Psalm 137 Commentary by Dr Noel Donnelly for Sunday 21A
Psalm 137 is a great hymn of thanksgiving. It thanks God for such “steadfast love”. In fact, those two words form a framework for the whole psalm starting in verse 2 and ending in verse 8.
The singer places herself in three contexts: firstly “in the presence of the angels” in verses 1-3; then “in the presence of the kings of the whole earth. Verses 4-6; and finally, even “in the presence of enemies” in verses 7-8. As cantors, we may usefully see ourselves not just as an individual performing a task but as a singer in the wider context of liturgical prayer, where we are at Mass caught up into the universal prayer of Christ to the Father.
The psalmist prays “with all my heart”, using a clear voice for the “words of my mouth”, and bowing in adoration as verse one puts it. She is praying with the body as well as the mind.
The psalmist, who has lots to be thankful for, does thank God for what has already been accomplished but in verse 8 looks to the future, waiting for the Lord to keep on completing the petition. “You stretch out your hand and save me, and your hand will do all things for me, for your love is eternal”.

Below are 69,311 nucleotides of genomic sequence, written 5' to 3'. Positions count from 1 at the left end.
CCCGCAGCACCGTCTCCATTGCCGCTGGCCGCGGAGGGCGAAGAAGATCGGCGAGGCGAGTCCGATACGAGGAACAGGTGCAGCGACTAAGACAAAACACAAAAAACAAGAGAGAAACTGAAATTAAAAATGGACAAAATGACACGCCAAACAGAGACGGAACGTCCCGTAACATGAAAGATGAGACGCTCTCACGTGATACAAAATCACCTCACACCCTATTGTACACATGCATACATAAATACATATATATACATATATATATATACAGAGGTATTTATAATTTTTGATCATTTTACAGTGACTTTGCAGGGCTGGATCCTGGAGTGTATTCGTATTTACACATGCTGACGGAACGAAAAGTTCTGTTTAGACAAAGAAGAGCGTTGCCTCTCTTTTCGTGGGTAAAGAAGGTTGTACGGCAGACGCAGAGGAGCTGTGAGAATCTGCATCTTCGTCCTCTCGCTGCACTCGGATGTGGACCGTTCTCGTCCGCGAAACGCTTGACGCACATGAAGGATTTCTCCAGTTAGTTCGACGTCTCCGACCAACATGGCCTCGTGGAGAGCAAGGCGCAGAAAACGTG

This universal outreach echoes the saving themes of the keys in Isaiah 22 and the Gospel of Matthew 16:13-20.
This psalm, as well as offering a text for prayer, teaches us how to pray, with whole heart and mind and body. Yes, our body language prays too!
Ps 137:words (c) The Grail, England; music Gerry Fitzpatrick (c) St Mungo Music; recorded by Grace Buckley